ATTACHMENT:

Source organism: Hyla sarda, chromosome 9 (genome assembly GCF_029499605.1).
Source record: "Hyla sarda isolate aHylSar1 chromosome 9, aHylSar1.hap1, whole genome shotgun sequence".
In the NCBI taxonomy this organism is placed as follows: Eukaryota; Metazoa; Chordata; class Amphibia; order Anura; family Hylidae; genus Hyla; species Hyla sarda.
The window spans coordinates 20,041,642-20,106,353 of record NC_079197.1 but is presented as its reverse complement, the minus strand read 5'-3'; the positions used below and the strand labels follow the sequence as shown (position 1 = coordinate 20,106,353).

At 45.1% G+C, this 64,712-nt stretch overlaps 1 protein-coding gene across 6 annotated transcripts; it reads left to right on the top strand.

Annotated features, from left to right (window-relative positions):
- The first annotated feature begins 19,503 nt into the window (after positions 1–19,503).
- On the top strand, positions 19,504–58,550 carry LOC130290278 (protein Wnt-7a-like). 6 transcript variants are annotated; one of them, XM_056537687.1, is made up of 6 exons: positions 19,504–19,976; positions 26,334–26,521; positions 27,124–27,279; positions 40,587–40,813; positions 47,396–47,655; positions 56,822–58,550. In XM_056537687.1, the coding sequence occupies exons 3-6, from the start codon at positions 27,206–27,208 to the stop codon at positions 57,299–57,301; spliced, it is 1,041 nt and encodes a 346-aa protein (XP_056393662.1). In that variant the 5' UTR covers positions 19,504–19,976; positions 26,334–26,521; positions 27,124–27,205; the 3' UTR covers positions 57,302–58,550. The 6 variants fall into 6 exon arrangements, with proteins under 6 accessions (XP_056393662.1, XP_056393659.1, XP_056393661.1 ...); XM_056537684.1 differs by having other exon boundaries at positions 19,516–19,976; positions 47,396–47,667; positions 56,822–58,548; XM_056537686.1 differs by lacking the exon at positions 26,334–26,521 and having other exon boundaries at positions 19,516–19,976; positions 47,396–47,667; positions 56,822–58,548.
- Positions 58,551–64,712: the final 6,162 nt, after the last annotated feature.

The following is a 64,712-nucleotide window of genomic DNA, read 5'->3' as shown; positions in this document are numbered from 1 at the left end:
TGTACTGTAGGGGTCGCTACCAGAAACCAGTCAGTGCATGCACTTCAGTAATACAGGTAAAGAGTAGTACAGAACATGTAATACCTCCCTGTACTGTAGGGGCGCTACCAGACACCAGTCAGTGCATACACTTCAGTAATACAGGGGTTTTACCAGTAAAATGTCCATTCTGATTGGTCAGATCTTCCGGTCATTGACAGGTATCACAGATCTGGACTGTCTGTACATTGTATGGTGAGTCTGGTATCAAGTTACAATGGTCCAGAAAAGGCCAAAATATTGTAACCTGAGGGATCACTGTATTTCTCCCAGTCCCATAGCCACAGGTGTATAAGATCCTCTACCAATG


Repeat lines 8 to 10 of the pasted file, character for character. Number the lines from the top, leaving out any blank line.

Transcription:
- On the top strand, positions 19,504–58,550 carry LOC130290278 (protein Wnt-7a-like). 6 transcript variants are annotated; one of them, XM_056537687.1, is made up of 6 exons: positions 19,504–19,976; positions 26,334–26,521; positions 27,124–27,279; positions 40,587–40,813; positions 47,396–47,655; positions 56,822–58,550. In XM_056537687.1, the coding sequence occupies exons 3-6, from the start codon at positions 27,206–27,208 to the stop codon at positions 57,299–57,301; spliced, it is 1,041 nt and encodes a 346-aa protein (XP_056393662.1). In that variant the 5' UTR covers positions 19,504–19,976; positions 26,334–26,521; positions 27,124–27,205; the 3' UTR covers positions 57,302–58,550. The 6 variants fall into 6 exon arrangements, with proteins under 6 accessions (XP_056393662.1, XP_056393659.1, XP_056393661.1 ...); XM_056537684.1 differs by having other exon boundaries at positions 19,516–19,976; positions 47,396–47,667; positions 56,822–58,548; XM_056537686.1 differs by lacking the exon at positions 26,334–26,521 and having other exon boundaries at positions 19,516–19,976; positions 47,396–47,667; positions 56,822–58,548.
- Positions 58,551–64,712: the final 6,162 nt, after the last annotated feature.

The following is a 64,712-nucleotide window of genomic DNA, read 5'->3' as shown; positions in this document are numbered from 1 at the left end: